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23 March 2020

ECB: The state of play regarding the deepening agenda for Economic and Monetary Union

This article provides an overview of progress with various aspects of the deepening of Economic and Monetary Union (EMU). The start of a new legislative period for the European Union (2019-24) provides a natural and opportune moment to take stock of progress towards completion of the architecture of EMU.

The EU’s last two legislative periods saw significant progress as regards the architecture of EMU in response to the global financial crisis more than a decade ago. A banking union was established, with shared supervision of Europe’s largest banks at supranational level and a common framework for addressing and resolving ailing banks. The European Stability Mechanism (ESM) was put in place to support euro area countries facing deep economic crises. And a number of adjustments were made to the shared rules governing national fiscal and economic policies.

However, there is no room for complacency: EMU needs to become even more resilient to adverse economic shocks. An increase in private risk sharing (whereby firms and households diversify their assets across borders through integrated capital and banking markets) can help to mitigate local recessions by allowing local shocks to be offset using income received from elsewhere. An increase in public risk sharing (e.g. through some form of common fiscal policy or shared backstops that safeguard financial stability in times of crisis) can also help to attenuate local and even euro area-wide recessions. Such private and public risk sharing are still more limited in the euro area than they are in other monetary unions, such as the United States. At the same time, the governance mechanisms that help to ensure resilient policies at national level and seek to prevent harmful spillover effects between euro area countries could be strengthened further.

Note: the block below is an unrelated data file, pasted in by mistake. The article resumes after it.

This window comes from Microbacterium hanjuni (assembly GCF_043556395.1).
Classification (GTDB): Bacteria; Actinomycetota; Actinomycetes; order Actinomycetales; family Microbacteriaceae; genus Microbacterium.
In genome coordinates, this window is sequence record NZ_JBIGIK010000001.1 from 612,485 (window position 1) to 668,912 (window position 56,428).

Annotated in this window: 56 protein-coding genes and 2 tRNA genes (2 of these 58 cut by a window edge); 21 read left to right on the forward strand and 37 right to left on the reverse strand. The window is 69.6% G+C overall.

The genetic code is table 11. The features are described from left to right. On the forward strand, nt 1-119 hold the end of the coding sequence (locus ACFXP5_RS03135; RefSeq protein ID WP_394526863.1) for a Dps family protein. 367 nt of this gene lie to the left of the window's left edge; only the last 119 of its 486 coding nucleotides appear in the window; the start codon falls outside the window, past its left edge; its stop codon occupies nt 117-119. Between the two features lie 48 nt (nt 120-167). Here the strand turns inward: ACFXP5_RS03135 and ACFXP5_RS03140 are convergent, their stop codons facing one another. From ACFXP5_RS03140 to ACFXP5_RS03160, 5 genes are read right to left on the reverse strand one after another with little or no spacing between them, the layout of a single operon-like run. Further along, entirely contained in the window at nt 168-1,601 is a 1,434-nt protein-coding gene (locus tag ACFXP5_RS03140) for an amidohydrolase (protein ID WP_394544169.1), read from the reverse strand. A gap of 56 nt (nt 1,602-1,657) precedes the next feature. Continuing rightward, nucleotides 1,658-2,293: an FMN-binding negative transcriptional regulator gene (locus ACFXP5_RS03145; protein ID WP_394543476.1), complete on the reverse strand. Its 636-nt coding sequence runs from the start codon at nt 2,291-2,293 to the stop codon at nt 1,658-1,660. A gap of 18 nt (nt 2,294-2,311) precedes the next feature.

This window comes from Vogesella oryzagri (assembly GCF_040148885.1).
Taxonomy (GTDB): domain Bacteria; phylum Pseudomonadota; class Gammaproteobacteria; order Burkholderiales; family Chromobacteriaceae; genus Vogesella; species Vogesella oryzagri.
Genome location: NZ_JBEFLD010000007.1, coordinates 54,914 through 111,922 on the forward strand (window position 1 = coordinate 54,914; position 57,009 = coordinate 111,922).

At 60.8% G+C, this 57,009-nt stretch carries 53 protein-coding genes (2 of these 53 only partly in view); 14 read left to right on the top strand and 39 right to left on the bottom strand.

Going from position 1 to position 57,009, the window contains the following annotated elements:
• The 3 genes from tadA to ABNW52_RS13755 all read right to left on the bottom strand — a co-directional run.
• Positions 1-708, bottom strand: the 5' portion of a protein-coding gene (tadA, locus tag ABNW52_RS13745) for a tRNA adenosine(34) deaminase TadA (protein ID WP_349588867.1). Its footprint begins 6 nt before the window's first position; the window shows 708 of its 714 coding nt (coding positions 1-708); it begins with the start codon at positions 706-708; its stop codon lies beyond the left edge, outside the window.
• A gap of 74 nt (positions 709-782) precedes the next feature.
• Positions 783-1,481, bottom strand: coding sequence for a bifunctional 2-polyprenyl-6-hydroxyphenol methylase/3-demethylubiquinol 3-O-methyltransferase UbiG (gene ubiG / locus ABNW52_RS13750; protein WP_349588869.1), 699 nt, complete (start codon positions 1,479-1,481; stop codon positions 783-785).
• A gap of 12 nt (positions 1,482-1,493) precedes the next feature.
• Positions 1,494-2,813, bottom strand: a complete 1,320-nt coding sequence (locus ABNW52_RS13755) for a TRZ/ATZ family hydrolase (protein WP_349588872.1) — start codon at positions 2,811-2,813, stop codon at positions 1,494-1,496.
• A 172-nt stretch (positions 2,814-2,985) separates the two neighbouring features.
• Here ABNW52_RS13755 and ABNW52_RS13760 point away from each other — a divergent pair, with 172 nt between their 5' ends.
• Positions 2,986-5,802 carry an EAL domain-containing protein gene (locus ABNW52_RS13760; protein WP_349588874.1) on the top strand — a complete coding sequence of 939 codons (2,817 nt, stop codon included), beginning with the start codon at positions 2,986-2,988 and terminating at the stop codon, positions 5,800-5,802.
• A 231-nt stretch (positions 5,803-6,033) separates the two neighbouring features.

Concrete decisions and further work on a number of aspects of EMU are scheduled for the near future. This includes work on the banking union and the capital markets union (CMU), both of which remain incomplete, leaving scope to further increase the stability and integration of Europe’s banking and capital markets. Other initiatives include reform of the ESM as part of work in the area of crisis management, as well as the establishment of a budgetary instrument for convergence and competitiveness (BICC), which aims to help euro area countries to invest and implement reforms with a view to improving the structure of their economies. In addition, the European Commission is also reviewing the fiscal and economic governance framework that coordinates national policies and is set to table a proposal for a European unemployment reinsurance scheme as a way of enhancing the euro area’s ability to withstand economic downturns.

The ECB has a clear interest in increasing the resilience of the euro area’s institutional architecture. Sound countercyclical fiscal policies, sufficient financial resilience and cross-border private and public risk sharing are all important to the ECB in order to allow for more effective transmission of monetary policy with fewer side effects, enhance the alignment of euro area business cycles, complement monetary policy and give European banking supervision greater traction.

Against that backdrop, this article provides an overview of various different elements of the deepening agenda for EMU and identifies a number of outstanding issues.

Full article on ECB

© ECB - European Central Bank

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